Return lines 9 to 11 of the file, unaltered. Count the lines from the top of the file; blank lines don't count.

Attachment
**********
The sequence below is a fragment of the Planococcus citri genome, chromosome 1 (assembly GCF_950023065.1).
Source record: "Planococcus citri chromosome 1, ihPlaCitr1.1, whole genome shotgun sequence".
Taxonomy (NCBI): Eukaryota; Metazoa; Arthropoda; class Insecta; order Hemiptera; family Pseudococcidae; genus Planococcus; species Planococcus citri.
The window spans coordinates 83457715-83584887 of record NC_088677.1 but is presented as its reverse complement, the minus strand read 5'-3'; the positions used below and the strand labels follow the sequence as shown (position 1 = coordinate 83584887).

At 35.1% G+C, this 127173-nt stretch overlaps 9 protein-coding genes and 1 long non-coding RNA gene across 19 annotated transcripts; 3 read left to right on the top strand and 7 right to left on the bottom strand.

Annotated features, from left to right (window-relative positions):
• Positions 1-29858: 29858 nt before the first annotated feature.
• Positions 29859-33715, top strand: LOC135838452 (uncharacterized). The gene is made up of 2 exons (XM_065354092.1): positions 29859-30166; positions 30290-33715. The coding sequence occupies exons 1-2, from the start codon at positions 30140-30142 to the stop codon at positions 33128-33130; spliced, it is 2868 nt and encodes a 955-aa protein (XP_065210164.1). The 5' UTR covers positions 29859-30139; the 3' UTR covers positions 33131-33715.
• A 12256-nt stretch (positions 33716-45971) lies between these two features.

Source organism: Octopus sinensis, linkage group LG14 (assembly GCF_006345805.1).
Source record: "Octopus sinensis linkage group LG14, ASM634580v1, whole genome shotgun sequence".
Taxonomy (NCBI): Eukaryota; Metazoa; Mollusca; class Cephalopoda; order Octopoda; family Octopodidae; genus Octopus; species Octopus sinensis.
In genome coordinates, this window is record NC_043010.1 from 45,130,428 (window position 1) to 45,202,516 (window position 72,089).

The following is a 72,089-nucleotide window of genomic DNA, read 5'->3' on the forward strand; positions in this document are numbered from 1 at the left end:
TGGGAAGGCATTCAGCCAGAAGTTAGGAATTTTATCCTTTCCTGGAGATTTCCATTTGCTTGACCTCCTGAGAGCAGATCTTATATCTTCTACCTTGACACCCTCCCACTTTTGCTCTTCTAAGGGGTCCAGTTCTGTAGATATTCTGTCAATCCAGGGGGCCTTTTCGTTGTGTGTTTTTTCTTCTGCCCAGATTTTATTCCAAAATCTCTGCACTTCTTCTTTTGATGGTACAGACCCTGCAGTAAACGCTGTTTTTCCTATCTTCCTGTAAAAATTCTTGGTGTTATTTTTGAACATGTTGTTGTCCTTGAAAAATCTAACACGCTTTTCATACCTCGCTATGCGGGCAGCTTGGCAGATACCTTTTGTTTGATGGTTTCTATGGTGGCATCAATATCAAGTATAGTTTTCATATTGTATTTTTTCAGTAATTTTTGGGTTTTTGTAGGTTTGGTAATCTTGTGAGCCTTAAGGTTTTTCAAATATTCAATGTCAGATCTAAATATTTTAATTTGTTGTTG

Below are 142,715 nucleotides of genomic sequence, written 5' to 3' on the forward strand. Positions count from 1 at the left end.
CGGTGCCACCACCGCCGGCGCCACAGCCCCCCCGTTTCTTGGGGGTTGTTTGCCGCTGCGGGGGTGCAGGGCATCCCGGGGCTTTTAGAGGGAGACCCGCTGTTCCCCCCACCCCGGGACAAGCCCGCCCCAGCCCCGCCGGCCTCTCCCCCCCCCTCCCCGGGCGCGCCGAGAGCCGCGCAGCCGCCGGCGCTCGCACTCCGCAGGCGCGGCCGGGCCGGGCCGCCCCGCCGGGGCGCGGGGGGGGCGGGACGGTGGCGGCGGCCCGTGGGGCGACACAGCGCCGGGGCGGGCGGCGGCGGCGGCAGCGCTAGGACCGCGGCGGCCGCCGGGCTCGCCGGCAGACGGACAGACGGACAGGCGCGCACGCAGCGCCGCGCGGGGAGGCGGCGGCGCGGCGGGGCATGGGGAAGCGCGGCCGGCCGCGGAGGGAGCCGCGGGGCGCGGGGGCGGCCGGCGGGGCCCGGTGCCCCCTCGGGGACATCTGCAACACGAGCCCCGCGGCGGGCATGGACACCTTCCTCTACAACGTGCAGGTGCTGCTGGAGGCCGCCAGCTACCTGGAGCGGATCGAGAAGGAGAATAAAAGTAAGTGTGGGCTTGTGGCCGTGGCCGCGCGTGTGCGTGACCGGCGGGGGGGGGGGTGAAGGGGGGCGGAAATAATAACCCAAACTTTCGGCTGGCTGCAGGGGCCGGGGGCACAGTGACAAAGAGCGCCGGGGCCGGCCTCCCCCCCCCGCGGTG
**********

• A 12256-nt stretch (positions 33716-45971) lies between these two features.

Source organism: Octopus sinensis, linkage group LG14 (assembly GCF_006345805.1).
Source record: "Octopus sinensis linkage group LG14, ASM634580v1, whole genome shotgun sequence".